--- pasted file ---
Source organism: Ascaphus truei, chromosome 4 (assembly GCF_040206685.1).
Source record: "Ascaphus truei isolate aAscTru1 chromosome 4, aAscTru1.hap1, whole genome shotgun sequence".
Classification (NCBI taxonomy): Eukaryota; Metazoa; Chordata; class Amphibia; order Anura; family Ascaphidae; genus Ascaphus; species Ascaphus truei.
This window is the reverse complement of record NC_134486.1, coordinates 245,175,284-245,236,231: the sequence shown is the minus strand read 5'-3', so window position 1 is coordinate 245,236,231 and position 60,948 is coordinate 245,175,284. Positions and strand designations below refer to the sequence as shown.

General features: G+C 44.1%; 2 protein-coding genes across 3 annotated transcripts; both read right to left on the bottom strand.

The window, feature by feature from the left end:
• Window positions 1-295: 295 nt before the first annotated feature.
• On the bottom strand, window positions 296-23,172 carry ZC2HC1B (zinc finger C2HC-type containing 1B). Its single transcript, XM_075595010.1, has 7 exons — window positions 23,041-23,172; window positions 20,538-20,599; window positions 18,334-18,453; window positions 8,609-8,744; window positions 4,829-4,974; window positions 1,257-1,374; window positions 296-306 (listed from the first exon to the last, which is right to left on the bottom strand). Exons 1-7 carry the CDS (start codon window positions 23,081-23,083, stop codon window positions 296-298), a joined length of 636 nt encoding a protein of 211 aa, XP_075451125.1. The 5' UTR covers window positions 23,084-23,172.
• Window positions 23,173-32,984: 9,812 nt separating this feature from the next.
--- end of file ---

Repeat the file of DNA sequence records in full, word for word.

Source organism: Ascaphus truei, chromosome 4 (assembly GCF_040206685.1).
Source record: "Ascaphus truei isolate aAscTru1 chromosome 4, aAscTru1.hap1, whole genome shotgun sequence".
Classification (NCBI taxonomy): Eukaryota; Metazoa; Chordata; class Amphibia; order Anura; family Ascaphidae; genus Ascaphus; species Ascaphus truei.
This window is the reverse complement of record NC_134486.1, coordinates 245,175,284-245,236,231: the sequence shown is the minus strand read 5'-3', so window position 1 is coordinate 245,236,231 and position 60,948 is coordinate 245,175,284. Positions and strand designations below refer to the sequence as shown.

General features: G+C 44.1%; 2 protein-coding genes across 3 annotated transcripts; both read right to left on the bottom strand.

The window, feature by feature from the left end:
• Window positions 1-295: 295 nt before the first annotated feature.
• On the bottom strand, window positions 296-23,172 carry ZC2HC1B (zinc finger C2HC-type containing 1B). Its single transcript, XM_075595010.1, has 7 exons — window positions 23,041-23,172; window positions 20,538-20,599; window positions 18,334-18,453; window positions 8,609-8,744; window positions 4,829-4,974; window positions 1,257-1,374; window positions 296-306 (listed from the first exon to the last, which is right to left on the bottom strand). Exons 1-7 carry the CDS (start codon window positions 23,081-23,083, stop codon window positions 296-298), a joined length of 636 nt encoding a protein of 211 aa, XP_075451125.1. The 5' UTR covers window positions 23,084-23,172.
• Window positions 23,173-32,984: 9,812 nt separating this feature from the next.